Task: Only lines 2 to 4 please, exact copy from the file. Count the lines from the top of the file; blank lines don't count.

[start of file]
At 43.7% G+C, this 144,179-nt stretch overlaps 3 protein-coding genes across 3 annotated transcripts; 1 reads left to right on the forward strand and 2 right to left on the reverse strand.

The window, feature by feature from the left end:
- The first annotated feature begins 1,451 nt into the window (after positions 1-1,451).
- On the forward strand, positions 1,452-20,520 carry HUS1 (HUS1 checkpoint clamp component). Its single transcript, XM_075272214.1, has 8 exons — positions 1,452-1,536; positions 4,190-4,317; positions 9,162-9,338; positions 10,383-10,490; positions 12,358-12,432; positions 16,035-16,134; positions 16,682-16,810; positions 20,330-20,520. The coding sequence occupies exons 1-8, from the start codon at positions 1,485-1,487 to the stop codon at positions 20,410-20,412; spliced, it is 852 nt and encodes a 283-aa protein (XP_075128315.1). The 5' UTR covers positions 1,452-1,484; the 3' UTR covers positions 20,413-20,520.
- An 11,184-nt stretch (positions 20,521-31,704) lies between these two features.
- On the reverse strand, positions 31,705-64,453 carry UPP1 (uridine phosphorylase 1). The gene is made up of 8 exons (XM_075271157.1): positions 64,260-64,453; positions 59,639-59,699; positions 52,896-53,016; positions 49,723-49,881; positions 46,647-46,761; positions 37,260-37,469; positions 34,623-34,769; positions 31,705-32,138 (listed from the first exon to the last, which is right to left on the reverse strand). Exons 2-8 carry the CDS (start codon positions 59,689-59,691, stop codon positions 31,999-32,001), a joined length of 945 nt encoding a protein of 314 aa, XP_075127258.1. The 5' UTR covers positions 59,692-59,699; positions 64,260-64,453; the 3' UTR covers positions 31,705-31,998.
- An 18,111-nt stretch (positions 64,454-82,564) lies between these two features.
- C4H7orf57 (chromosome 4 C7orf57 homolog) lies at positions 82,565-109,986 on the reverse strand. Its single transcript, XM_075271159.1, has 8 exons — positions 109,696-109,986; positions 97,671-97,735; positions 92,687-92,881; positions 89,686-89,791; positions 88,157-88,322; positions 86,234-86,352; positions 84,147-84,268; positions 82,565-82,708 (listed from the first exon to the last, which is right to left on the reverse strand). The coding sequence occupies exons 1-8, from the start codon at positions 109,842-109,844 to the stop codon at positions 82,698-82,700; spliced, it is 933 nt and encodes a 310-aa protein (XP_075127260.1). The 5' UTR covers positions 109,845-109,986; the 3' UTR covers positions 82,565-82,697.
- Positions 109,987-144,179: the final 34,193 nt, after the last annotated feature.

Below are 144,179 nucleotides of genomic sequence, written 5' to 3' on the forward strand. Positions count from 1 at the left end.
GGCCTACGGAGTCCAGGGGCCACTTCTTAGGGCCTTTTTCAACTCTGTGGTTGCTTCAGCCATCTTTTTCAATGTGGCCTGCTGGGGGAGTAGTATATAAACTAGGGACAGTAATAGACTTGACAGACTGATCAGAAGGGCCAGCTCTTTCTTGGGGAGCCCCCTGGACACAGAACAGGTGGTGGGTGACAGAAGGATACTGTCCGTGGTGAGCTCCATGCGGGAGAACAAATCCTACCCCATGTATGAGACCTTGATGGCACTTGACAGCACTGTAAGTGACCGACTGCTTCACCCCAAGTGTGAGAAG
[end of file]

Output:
The window, feature by feature from the left end:
- The first annotated feature begins 1,451 nt into the window (after positions 1-1,451).
- On the forward strand, positions 1,452-20,520 carry HUS1 (HUS1 checkpoint clamp component). Its single transcript, XM_075272214.1, has 8 exons — positions 1,452-1,536; positions 4,190-4,317; positions 9,162-9,338; positions 10,383-10,490; positions 12,358-12,432; positions 16,035-16,134; positions 16,682-16,810; positions 20,330-20,520. The coding sequence occupies exons 1-8, from the start codon at positions 1,485-1,487 to the stop codon at positions 20,410-20,412; spliced, it is 852 nt and encodes a 283-aa protein (XP_075128315.1). The 5' UTR covers positions 1,452-1,484; the 3' UTR covers positions 20,413-20,520.